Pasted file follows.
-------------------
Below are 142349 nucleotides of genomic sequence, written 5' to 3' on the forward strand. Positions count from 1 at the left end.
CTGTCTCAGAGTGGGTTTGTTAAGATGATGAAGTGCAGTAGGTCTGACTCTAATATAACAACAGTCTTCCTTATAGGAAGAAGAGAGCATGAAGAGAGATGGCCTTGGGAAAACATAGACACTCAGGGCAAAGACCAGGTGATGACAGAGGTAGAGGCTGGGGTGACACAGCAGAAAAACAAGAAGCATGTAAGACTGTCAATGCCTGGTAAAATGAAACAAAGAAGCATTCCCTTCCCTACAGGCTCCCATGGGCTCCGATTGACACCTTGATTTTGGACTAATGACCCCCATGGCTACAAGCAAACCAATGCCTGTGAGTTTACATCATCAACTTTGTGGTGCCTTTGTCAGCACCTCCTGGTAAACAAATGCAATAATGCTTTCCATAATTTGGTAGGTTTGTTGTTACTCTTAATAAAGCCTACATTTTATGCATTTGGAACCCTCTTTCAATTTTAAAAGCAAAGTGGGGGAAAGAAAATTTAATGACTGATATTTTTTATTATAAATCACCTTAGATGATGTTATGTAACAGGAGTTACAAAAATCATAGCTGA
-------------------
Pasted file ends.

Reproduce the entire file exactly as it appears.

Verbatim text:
Below are 142349 nucleotides of genomic sequence, written 5' to 3' on the forward strand. Positions count from 1 at the left end.
CTGTCTCAGAGTGGGTTTGTTAAGATGATGAAGTGCAGTAGGTCTGACTCTAATATAACAACAGTCTTCCTTATAGGAAGAAGAGAGCATGAAGAGAGATGGCCTTGGGAAAACATAGACACTCAGGGCAAAGACCAGGTGATGACAGAGGTAGAGGCTGGGGTGACACAGCAGAAAAACAAGAAGCATGTAAGACTGTCAATGCCTGGTAAAATGAAACAAAGAAGCATTCCCTTCCCTACAGGCTCCCATGGGCTCCGATTGACACCTTGATTTTGGACTAATGACCCCCATGGCTACAAGCAAACCAATGCCTGTGAGTTTACATCATCAACTTTGTGGTGCCTTTGTCAGCACCTCCTGGTAAACAAATGCAATAATGCTTTCCATAATTTGGTAGGTTTGTTGTTACTCTTAATAAAGCCTACATTTTATGCATTTGGAACCCTCTTTCAATTTTAAAAGCAAAGTGGGGGAAAGAAAATTTAATGACTGATATTTTTTATTATAAATCACCTTAGATGATGTTATGTAACAGGAGTTACAAAAATCATAGCTGA